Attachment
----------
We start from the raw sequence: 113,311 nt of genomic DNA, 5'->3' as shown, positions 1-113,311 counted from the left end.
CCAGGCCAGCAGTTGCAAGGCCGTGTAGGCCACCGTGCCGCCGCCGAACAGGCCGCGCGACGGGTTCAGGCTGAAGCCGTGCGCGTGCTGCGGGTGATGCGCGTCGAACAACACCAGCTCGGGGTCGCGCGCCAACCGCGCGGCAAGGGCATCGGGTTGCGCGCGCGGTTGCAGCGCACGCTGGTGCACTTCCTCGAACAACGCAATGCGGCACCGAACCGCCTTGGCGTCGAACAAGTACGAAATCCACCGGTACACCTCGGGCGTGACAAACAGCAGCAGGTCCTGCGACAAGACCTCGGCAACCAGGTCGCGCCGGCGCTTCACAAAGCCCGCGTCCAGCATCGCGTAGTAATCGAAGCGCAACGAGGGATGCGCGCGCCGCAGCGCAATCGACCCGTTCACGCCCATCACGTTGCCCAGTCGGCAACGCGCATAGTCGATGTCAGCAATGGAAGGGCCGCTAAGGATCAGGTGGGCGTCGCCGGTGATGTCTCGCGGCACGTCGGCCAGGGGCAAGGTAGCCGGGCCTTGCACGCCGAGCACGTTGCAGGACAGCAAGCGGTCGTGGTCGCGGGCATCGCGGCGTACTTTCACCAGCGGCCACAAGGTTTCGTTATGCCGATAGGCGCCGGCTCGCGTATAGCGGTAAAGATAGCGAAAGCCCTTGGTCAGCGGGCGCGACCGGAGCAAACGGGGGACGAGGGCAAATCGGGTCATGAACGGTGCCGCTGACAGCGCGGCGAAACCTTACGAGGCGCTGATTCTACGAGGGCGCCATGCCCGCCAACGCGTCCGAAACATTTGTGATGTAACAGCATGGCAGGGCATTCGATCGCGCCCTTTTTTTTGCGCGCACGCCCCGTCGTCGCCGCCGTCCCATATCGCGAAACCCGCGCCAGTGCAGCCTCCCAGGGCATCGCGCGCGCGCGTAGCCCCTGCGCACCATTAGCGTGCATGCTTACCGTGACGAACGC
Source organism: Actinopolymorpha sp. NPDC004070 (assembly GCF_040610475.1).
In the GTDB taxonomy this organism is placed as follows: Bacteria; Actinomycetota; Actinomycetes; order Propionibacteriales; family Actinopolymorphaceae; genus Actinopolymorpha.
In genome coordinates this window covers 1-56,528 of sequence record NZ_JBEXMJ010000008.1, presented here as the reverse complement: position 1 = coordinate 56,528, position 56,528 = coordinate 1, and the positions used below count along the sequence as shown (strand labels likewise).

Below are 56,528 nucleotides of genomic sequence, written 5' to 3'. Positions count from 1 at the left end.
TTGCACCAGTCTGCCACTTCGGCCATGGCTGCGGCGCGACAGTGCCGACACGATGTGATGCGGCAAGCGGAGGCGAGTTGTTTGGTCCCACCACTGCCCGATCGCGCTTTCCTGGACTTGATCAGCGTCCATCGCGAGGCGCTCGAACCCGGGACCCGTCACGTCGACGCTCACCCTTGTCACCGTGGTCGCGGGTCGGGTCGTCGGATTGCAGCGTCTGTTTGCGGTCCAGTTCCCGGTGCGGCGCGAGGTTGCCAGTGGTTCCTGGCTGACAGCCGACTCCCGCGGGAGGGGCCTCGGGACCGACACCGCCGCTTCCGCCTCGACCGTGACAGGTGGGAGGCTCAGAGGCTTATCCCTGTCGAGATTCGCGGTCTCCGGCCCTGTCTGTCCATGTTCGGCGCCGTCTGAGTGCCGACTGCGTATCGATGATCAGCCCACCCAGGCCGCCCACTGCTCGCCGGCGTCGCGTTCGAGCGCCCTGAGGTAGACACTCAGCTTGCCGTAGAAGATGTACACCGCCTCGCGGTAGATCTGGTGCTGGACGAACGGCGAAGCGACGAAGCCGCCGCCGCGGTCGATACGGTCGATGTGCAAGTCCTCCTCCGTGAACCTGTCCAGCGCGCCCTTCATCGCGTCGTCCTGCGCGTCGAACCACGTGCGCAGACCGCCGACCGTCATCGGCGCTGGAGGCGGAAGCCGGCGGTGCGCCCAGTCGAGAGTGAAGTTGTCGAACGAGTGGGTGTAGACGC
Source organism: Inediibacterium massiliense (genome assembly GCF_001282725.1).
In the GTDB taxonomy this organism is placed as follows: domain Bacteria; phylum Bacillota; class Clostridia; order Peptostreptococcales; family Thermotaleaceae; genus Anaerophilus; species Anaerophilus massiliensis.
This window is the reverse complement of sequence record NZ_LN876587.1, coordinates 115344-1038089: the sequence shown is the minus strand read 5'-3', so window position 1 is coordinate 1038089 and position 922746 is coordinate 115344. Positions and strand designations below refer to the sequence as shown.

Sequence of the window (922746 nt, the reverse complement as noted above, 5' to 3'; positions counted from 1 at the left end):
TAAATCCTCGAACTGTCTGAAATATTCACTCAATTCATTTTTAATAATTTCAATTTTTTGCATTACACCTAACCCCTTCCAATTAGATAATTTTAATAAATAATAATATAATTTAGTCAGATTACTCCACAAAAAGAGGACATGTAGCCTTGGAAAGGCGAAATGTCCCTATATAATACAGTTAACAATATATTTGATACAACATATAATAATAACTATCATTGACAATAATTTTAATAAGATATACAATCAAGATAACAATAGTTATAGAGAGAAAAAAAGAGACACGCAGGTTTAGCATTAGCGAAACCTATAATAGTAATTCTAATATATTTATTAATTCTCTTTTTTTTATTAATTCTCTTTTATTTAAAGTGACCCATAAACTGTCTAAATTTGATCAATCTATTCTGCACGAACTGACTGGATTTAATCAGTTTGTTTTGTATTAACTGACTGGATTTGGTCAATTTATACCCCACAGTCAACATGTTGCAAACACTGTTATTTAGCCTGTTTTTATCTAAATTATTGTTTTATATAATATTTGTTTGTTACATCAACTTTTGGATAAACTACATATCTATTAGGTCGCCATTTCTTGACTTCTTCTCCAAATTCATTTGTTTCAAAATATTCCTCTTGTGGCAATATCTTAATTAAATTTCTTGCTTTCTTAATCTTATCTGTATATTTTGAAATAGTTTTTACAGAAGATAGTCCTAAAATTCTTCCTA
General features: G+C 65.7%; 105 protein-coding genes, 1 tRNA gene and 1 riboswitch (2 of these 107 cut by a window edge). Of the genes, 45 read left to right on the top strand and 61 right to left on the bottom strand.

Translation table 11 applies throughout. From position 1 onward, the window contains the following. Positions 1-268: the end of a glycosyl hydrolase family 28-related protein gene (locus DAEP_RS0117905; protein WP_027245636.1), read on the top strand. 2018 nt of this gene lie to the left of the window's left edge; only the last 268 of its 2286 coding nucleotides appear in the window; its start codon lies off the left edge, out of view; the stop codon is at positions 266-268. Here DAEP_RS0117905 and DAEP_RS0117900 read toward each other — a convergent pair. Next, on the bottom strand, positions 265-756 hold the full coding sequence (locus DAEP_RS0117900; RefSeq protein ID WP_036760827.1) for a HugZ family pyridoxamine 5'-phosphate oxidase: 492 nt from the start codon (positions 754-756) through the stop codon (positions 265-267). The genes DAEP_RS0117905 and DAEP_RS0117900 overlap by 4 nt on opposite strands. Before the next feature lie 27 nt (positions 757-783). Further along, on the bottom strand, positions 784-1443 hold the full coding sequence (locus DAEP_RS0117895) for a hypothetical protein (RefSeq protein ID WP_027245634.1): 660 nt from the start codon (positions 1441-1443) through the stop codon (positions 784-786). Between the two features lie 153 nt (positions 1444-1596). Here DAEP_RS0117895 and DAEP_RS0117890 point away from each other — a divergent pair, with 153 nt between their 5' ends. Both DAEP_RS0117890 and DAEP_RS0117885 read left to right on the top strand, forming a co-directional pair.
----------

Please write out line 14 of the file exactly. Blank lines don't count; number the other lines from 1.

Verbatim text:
Translation table 11 applies throughout. From position 1 onward, the window contains the following. Positions 1-268: the end of a glycosyl hydrolase family 28-related protein gene (locus DAEP_RS0117905; protein WP_027245636.1), read on the top strand. 2018 nt of this gene lie to the left of the window's left edge; only the last 268 of its 2286 coding nucleotides appear in the window; its start codon lies off the left edge, out of view; the stop codon is at positions 266-268. Here DAEP_RS0117905 and DAEP_RS0117900 read toward each other — a convergent pair. Next, on the bottom strand, positions 265-756 hold the full coding sequence (locus DAEP_RS0117900; RefSeq protein ID WP_036760827.1) for a HugZ family pyridoxamine 5'-phosphate oxidase: 492 nt from the start codon (positions 754-756) through the stop codon (positions 265-267). The genes DAEP_RS0117905 and DAEP_RS0117900 overlap by 4 nt on opposite strands. Before the next feature lie 27 nt (positions 757-783). Further along, on the bottom strand, positions 784-1443 hold the full coding sequence (locus DAEP_RS0117895) for a hypothetical protein (RefSeq protein ID WP_027245634.1): 660 nt from the start codon (positions 1441-1443) through the stop codon (positions 784-786). Between the two features lie 153 nt (positions 1444-1596). Here DAEP_RS0117895 and DAEP_RS0117890 point away from each other — a divergent pair, with 153 nt between their 5' ends. Both DAEP_RS0117890 and DAEP_RS0117885 read left to right on the top strand, forming a co-directional pair.